Mark Bowden, author of “Black Hawk Down,” a best-seller and a major film, crafted one of the best descriptions of a leader that I have heard in a long time. And he did it in two short sentences.
“Gene Roberts,” Bowden told a group of Knight Fellows at the University of Maryland, “enlarged my own ambitions. He could convince you that you were capable of doing things you never thought you could do.” Bowden worked for Roberts at the Philadelphia Inquirer.
Is it any wonder, then, that Roberts is an icon in our business, an editor who brought together a staff at the Inquirer that, as they say in boxing, was one of the best ever, pound-for-pound. An editor whose paper not only served its community well, but opened up the rest of the world for its readers. An editor who saw stories where others didn’t and had the courage to risk going after them.
“One day,” Bowden went on, “I felt somebody standing behind me at my desk and I looked around and it was Gene. ‘Hey,’ he said. Then there was the usual moment of silence in any conversation with Gene. ‘I want you to go chase the rhino,’ he said. ‘And I want you to go where the rhinos are.'”
As Bowden learned, Roberts was talking about the black rhino that was becoming extinct. And so Bowden went off for a month, chased the rhinos, and returned with a bag of wonderful stories.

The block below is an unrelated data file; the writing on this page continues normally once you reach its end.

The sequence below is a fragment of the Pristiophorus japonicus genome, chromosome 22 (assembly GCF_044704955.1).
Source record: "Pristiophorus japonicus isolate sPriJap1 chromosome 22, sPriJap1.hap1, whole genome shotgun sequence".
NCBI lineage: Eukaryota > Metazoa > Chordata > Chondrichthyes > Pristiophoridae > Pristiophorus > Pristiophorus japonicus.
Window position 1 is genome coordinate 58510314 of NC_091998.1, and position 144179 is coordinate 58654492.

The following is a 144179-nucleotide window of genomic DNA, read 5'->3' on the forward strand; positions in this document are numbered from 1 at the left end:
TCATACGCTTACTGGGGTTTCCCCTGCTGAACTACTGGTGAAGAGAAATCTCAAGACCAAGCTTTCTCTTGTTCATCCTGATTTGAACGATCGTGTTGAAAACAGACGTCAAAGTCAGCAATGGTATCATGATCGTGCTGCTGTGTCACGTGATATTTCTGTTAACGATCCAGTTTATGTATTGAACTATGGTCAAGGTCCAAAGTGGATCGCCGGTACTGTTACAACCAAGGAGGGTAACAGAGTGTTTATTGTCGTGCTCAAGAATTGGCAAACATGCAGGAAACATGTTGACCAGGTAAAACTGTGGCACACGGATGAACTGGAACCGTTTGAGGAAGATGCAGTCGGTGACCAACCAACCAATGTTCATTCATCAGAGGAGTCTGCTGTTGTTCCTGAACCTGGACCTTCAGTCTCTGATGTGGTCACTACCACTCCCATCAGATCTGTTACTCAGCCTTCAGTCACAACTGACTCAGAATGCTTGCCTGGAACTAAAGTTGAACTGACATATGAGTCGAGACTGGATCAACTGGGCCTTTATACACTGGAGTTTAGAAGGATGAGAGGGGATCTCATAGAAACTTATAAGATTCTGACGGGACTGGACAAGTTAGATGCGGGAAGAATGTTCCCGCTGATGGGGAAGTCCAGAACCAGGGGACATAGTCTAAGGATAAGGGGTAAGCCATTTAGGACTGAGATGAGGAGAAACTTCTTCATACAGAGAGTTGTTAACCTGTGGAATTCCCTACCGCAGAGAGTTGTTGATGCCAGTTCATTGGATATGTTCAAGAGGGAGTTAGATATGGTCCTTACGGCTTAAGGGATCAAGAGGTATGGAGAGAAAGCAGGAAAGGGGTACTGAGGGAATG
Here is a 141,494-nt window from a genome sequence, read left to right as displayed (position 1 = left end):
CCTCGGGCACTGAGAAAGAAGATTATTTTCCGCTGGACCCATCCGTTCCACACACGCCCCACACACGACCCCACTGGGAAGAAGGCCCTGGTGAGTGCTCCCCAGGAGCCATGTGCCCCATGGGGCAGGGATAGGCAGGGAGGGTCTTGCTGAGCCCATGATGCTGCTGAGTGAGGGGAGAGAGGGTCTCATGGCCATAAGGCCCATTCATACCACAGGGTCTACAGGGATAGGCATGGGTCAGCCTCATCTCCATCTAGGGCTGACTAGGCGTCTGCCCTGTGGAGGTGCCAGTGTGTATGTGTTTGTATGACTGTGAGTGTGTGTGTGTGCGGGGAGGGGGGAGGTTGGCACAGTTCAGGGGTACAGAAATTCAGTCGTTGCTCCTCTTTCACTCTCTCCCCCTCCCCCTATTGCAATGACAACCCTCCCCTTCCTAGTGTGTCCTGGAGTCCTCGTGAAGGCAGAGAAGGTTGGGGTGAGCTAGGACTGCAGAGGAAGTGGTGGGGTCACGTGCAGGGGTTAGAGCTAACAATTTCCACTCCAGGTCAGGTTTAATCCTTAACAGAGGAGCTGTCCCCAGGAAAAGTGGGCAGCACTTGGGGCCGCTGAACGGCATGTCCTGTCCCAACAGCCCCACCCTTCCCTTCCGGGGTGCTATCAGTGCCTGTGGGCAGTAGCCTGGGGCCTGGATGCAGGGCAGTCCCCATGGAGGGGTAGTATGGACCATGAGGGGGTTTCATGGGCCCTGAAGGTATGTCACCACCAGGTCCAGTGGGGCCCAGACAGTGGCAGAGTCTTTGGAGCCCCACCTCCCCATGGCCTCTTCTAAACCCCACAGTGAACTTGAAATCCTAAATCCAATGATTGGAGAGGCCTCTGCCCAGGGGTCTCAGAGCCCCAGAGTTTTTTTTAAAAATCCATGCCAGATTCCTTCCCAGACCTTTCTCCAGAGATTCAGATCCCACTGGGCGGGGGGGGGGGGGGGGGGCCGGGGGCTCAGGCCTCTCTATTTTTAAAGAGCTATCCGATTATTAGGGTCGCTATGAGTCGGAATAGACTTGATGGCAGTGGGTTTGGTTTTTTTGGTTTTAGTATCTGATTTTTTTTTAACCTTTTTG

“Gene allowed you to do the most ambitious stories you could imagine,” Bowden said “He always kept you growing.”
Perhaps you can’t send reporters off to follow rhinos, or to spend months examining the tax codes, or studying how blacks were made to live in South Africa, or the many other masterful projects done at the Inquirer under Roberts’ leadership. In fact, these days, some papers can’t even follow the elephants at the circus, much less travel across the globe in search of quality storytelling.
But it wasn’t his travel budget that made Roberts a leader. It wasn’t the size of his newspaper. Or his staff. It was who he was and, as Bowden and many others have said, how he made you feel better about yourself and made you better because he believed in you. And invested in you.
Jim Naughton, president of the Poynter Institute and former executive editor of the Inquirer, tells how Roberts would never use the word “great” when describing the Inquirer or the staff or stories. It had to do with the fact that he believed you could always improve; you could always build on what you had done.
And you should never be satisfied.
Bowden said it best: “Gene Roberts enlarged my own ambitions.”
I can’t think of a better compliment for a leader… A better description for someone I would want as my editor… A better legacy for a “great” journalist. (Oops, sorry Gene.)